Search The Line of Best Fit
Search The Line of Best Fit

Onipa are all about spiritual engagement on Tapes Of Utopia

"Tapes Of Utopia"

Release date: 17 September 2021
Onipa tapes utopia mixtape
23 September 2021, 06:47 Written by Ross Horton
In the ancient Ashanti language of Akan - from modern-day Ghana - the name ‘Onipa’ means ‘human’. The band’s leader, vocalist and percussionist K.O.G made sure that he got that into the press release for Onipa’s new mixtape, Tapes of Utopia, and it couldn’t be more pertinent to a listener’s understanding of the group’s wild and eccentric sound. These are human ideas, expressed in that most intimate and guttural of art forms - jazz music.

Onipa is a collaboration between K.O.G and Tom Excell of Nubiyan Twist, and is fleshed out in the live arena by other members of Nubiyan Twist (Joe and Finn on sax and drums respectively), and Dwayne of Wonky Logic on synths.

Across the tape, you get glitchy percussion, wobbly synth lines, booming brass and serpentine rhythms woven into a dense tapestry of kaleidoscopic sound. If you’re after a representative track to sample before jumping in, you should look to “Future”, with its retro-futuristic sci-fi synth squiggles and soupy rhythms, or “Tami”, which has got lock-step percussion passages dropping in and around some gnarled, crispy blocks of distortion that could be treated guitar or processed synths or both. This kind of relentless, classic-modern hybrid ideology evokes the hellfire radicalism of Shabaka Hutchings’ work - Onipa would work wonderfully on the same playlist or festival bill as Sons of Kemet or Shabaka and the Ancestors.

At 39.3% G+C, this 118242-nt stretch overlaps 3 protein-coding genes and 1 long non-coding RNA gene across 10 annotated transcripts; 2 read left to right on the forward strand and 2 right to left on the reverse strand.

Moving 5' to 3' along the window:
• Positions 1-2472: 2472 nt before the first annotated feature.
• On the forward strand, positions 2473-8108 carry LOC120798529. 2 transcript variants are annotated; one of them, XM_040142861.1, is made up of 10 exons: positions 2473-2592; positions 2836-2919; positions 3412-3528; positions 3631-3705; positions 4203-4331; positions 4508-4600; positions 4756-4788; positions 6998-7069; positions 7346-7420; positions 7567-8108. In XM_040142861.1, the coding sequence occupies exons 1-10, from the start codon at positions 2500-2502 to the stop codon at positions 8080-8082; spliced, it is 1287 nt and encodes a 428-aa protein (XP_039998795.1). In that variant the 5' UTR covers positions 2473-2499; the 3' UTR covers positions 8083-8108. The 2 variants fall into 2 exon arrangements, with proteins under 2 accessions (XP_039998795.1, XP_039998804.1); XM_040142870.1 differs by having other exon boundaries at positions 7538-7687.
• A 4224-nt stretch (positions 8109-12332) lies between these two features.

Other highlights follow the same mindset but mix up the delivery. As unpleasant as the idea might be to some, “Waist” has the kind of intro hook that you’d be likely to find in some sanitised form on modern Coldplay tunes. Thankfully the rest of the song makes that notion completely silly. “Play”, which features Ghanaian superstar Wiyaala, is a clear highlight. The vocal hooks and the breakneck pace amount to something truly special, which they take to the next level with a euphoric, ecstatic crescendo.

The tape, and indeed the project as a whole, isn’t about passive listening but about a spiritual engagement with the music. In K.O.G’s own words: “It’s a message of connection through collaboration: from Ghana to London, our ancestors to our children, Onipa brings energy, groove, electronics, afrofuturism, dance and fire!" All these ideas and more are brought forth in great abundance on Tapes of Utopia, and if there is to be a complaint about it, then let’s all moan that it didn’t arrive in time for summer.

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